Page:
Keeping an eye on what’s going on in the 3D printing market on a daily basis, as well as perusing and publishing the monthly reports from 3D Hubs (which are extraordinarily helpful), it’s plain to see that while North America is still in the lead in terms of 3D printing, Europe is close behind. And while 3D Hubs reports more on the smaller production front, it’s interesting to see how that parallels with larger markets worldwide and projections–specifically for automotive, which is one of the biggest industries embracing 3D printing for affordable, high-quality components.
As a leader in the industry of providing 3D printing services, 3D Hubs is indeed a great indicator of what’s going on all around, from what equipment makers are using, right down to what colors they are using. But in examining locales, while New York is still the forerunner in terms of having 3D printing hubs, Milan is not far behind, along with London, Paris, and Amsterdam. This similar data is also fully represented and translates to the larger scale nearly exactly as well, in a recent report by MarketsandMarkets, called “3D Printing Automotive Market Applications by Technology (SLA, SLS, EBM, FDM, EBM, LOM, 3DIP), Material (Metals, Polymers), Application (Prototyping & Tooling, R&D, Manufacturing), and by Region – Global Trends and Forecast to 2020.”
From the small stage to a larger one, data seems to run concurrently. North America indeed is still the forerunner while the European and Asia Pacific markets seem to be held back for obvious reasons, such as lack of exposure to the technology–and as is expected in the beginning–an initial reluctance by many.
According to this report by MarketsandMarkets, however, in the future, as far as automotive is concerned, we will be seeing a seismic shift in the current scenario. Europe will pull out into the forefront, with North America projected to fall into at least third place, behind Asia-Pacific. This concept has been brought to the surface before regarding patents that soon expire and allow for new manufacturers to step into place. In Europe, it is indeed expected to be the automotive 3D printing market that sees the huge spike–predicted at 30.29% from 2015 to 2020.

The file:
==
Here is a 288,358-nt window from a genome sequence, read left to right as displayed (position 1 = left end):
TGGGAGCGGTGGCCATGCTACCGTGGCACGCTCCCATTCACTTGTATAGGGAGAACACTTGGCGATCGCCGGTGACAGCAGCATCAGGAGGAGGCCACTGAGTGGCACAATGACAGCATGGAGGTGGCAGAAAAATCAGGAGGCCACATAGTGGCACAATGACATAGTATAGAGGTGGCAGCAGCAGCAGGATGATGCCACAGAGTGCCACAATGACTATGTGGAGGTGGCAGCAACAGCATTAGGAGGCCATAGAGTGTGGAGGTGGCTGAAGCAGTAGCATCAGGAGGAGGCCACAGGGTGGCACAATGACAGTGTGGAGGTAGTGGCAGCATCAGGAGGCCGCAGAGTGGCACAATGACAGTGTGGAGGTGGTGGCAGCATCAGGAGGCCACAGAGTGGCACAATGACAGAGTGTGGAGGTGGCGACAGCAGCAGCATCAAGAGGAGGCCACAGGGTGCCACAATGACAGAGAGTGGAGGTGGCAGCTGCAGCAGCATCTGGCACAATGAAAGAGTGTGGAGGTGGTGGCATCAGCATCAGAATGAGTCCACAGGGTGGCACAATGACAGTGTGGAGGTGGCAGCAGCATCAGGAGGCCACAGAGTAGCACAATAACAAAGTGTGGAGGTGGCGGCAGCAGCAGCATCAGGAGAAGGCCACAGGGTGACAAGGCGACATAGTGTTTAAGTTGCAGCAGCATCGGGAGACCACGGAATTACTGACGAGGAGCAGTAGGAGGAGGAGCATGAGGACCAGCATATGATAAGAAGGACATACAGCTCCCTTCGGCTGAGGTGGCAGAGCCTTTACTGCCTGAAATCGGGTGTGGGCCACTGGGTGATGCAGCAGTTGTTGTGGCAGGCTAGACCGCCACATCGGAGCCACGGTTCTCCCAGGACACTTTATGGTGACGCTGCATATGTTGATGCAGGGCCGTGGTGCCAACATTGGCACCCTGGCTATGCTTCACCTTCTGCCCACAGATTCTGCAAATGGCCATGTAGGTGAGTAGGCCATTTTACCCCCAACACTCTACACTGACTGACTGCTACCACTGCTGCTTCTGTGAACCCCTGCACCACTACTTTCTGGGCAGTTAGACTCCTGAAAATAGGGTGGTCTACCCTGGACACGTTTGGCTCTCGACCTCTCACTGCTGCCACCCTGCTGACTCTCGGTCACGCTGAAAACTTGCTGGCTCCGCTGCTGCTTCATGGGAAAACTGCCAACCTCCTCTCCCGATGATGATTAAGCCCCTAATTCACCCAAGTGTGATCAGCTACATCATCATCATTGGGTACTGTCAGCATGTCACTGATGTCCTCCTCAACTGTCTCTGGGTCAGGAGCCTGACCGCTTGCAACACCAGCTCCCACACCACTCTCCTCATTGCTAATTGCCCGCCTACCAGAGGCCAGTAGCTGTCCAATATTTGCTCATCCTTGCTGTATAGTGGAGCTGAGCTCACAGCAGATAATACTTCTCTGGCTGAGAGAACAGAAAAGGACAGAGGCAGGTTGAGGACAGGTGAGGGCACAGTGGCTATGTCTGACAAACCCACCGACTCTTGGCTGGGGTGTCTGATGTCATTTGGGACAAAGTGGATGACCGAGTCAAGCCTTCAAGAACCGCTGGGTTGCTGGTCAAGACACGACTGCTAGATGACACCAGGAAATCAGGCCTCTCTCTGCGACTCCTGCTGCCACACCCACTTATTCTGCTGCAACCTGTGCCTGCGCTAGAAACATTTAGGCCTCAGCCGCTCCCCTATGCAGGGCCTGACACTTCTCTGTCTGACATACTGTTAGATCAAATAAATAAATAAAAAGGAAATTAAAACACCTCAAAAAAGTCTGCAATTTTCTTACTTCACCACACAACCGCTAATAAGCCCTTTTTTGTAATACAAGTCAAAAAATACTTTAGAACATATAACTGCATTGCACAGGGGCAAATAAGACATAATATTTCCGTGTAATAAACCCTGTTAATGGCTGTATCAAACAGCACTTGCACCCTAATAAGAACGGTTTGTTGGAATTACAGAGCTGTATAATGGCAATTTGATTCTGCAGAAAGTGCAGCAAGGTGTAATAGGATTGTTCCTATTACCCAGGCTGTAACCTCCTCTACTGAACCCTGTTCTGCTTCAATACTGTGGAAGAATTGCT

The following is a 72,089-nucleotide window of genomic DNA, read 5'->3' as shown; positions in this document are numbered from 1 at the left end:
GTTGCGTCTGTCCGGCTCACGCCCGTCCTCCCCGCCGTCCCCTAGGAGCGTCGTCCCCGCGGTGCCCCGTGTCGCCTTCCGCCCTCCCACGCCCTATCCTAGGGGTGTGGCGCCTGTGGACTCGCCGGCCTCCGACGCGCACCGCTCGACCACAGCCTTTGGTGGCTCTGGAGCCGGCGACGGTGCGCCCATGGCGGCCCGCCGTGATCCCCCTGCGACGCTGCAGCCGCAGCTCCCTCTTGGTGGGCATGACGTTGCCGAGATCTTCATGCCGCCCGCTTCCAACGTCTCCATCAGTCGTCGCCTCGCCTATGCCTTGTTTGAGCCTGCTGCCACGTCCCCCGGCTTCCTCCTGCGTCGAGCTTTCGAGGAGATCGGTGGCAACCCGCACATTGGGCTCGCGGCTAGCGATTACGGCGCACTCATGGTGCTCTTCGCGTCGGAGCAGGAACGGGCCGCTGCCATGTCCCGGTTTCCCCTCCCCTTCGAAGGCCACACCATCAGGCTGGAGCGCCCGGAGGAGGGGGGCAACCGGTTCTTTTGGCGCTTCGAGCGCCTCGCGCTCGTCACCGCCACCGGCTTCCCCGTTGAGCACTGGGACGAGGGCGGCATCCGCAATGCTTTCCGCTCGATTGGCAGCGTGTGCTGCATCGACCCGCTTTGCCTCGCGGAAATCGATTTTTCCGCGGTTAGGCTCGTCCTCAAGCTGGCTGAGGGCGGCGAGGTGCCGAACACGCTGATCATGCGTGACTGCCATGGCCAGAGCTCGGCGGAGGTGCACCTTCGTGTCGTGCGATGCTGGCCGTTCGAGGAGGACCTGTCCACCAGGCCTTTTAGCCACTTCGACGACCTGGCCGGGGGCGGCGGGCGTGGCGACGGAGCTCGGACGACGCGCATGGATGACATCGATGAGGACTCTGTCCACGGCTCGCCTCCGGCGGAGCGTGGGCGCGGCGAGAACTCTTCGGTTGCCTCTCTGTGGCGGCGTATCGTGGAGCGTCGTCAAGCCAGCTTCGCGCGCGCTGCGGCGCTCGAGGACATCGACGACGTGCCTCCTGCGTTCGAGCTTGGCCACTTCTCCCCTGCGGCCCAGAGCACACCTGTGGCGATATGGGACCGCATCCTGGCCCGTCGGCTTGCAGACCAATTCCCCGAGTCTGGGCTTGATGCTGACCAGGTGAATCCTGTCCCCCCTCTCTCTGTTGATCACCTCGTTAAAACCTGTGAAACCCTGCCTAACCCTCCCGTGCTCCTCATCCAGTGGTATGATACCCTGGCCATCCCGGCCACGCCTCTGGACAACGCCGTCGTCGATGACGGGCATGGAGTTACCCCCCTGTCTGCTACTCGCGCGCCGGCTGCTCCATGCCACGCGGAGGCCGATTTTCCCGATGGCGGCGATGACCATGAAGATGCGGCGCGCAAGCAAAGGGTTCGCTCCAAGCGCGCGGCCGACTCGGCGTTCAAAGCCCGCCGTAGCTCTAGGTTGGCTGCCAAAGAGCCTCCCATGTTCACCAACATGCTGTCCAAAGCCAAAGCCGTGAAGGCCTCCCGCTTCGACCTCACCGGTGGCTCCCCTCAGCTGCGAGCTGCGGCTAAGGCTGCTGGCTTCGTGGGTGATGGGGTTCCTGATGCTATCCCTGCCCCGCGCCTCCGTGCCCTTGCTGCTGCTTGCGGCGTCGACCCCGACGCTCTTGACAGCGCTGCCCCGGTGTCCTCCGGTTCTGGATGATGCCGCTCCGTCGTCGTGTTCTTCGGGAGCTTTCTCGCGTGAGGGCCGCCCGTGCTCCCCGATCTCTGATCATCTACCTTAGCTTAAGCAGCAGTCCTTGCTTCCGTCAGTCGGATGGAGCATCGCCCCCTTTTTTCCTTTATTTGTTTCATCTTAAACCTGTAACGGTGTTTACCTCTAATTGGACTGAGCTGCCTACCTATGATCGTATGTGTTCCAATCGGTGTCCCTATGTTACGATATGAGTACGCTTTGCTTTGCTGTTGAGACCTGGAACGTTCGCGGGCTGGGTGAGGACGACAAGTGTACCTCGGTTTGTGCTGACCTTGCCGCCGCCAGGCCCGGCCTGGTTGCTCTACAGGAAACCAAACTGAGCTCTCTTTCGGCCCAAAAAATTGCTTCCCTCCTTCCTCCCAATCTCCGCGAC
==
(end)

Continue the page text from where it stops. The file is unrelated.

As for what will be driving the market, exciting new 3D printing materials will drive activity up, as well as innovation, along with affordable product development. The report does indicate that some of the same issues we see in 2015 may linger, such as:
- High initial investment
- Lack of standards in processes
- Quality materials
Affordability has been a big topic regarding the 3D printer and its subsequent and continual rise in popularity. While at first it was an intimidating technology with an intimidating price tag, much of that has changed with a much more mainstream attitude nearly everywhere as well as a 3D printer that can be matched to nearly anyone these days for both price and skill level. Not surprisingly in terms of material, metal 3D printing is expected to overtake that of 3D printing with polymers. A process using a material that allows for great durability and strength, its attributes speak for themselves.
The report sees sales for 3D printers rising quite exponentially, to the tune of 36.03 % in the next five years. Who will be buying all these machines? Everyone, pretty much. From engineers to hobbyists, it’s going to turn into a question of who does not have a 3D printer at the desktop.
According to the report, also, we will see in these next coming years, some of the same big names leading the way in the 3DP market for automotives, to include:
All in all, aside from the pretty startling projection that Europe may soon exceed us in 3D printing interest and activity, the report holds few big surprises. The general consensus all around seems to be that we have plenty more to explore with 3D printing–and the sky continues to be the limit.
Will Europe continue to lead this space over the long run? Let us know in the 3D Printing Automotive forum thread on 3DPB.com.